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NBC's Guthrie to Rumsfeld: Do You Take 'Responsibility' for 'Specter of Iraq' 'Looming' Over Syria?

In an exclusive interview with former Defense Secretary Donald Rumsfeld on Wednesday's NBC Today, co-host Savannah Guthrie attempted to blame the Bush administration for President Obama's difficulty in garnering support for military action against Syria: "Looming over this debate time and time again has been the specter of Iraq. Most recently, the U.K. Parliament, many members cited the failure of intelligence leading up to Iraq as the reason that they won't take action now in Syria..." [Listen to the audio]

Turning to Rumsfeld, Guthrie wondered: "Do you personally take any responsibility for that? Or feel any responsibility for that?" Rumsfeld reminded Guthrie of the lengthy process that led up to the Iraq War: "President Bush went to the Congress, got the support of the Congress. Went to the U.N., got the support of the U.N. And fashioned a very large coalition. So it seems to me that all the appropriate steps were taken and the Congress, a Democratic Congress, voted for regime change in Iraq."

The fact that NBC even brought Rumsfeld on was surprising, given the former Defense Secretary's criticism of Obama's handling of Syria. In her first question to Rumsfeld, Guthrie noted: "You had some tough words for President Obama at an event yesterday. You said this plan for sort of a shot across the bow, limited strikes, would be ineffective and an embarrassment for the United States. My question to you is, would it be better to do something limited or do nothing at all?"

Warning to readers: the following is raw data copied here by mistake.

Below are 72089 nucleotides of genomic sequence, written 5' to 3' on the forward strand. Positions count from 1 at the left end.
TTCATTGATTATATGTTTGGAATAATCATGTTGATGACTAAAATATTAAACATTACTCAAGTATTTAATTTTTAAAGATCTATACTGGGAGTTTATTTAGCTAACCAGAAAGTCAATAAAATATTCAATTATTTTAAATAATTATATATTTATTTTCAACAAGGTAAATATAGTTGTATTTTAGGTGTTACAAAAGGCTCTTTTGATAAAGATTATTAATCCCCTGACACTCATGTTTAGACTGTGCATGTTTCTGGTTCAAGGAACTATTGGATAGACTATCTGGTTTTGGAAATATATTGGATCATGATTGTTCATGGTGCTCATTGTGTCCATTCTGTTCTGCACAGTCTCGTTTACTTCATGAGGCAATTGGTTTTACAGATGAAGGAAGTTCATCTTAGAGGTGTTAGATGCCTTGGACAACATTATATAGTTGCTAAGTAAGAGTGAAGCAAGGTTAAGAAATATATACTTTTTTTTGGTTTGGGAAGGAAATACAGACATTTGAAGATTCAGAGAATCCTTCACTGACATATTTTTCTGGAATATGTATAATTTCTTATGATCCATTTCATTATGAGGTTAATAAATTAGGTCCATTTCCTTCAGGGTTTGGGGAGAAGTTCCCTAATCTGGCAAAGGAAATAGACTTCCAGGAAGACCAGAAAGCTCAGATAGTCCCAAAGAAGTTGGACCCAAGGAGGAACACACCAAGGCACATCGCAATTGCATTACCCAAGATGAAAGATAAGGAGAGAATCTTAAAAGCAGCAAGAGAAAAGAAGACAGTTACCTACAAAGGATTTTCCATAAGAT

Rumsfeld replied: "Well, it seems to me that's a false choice. I think either you do something that's worth doing or you do nothing at all."

He then called out the administration: "And it seems to me that the leadership has lacked a vision, and the essence of leadership is to have a vision and clarity, that's where you develop the kind of support and unity in our country, in our congress, and in the world. And if there's anything that's clear, it's that they do not have that kind of unity at the present time because of a lack of clarity."

Here is a full transcript of the September 4 interview:

7:00AM ET TEASE:

SAVANNAH GUTHRIE: This morning in a live interview, why former Defense Secretary Donald Rumsfeld says the President's plan is a, quote, "embarrassment."  

7:10AM ET SEGMENT:

GUTHRIE: Let's turn to Donald Rumsfeld. He served as secretary of defense during the Bush administration, he is also the author of Rumsfeld's Rules. Secretary Rumsfeld, good morning to you.

DONALD RUMSFELD: Good morning.

[ON-SCREEN HEADLINE: Targeting Syria; Rumsfeld on Possible Strikes, Military Options]

GUTHRIE: You had some tough words for President Obama at an event yesterday. You said this plan for sort of a shot across the bow, limited strikes, would be ineffective and an embarrassment for the United States. My question to you is, would it be better to do something limited or do nothing at all?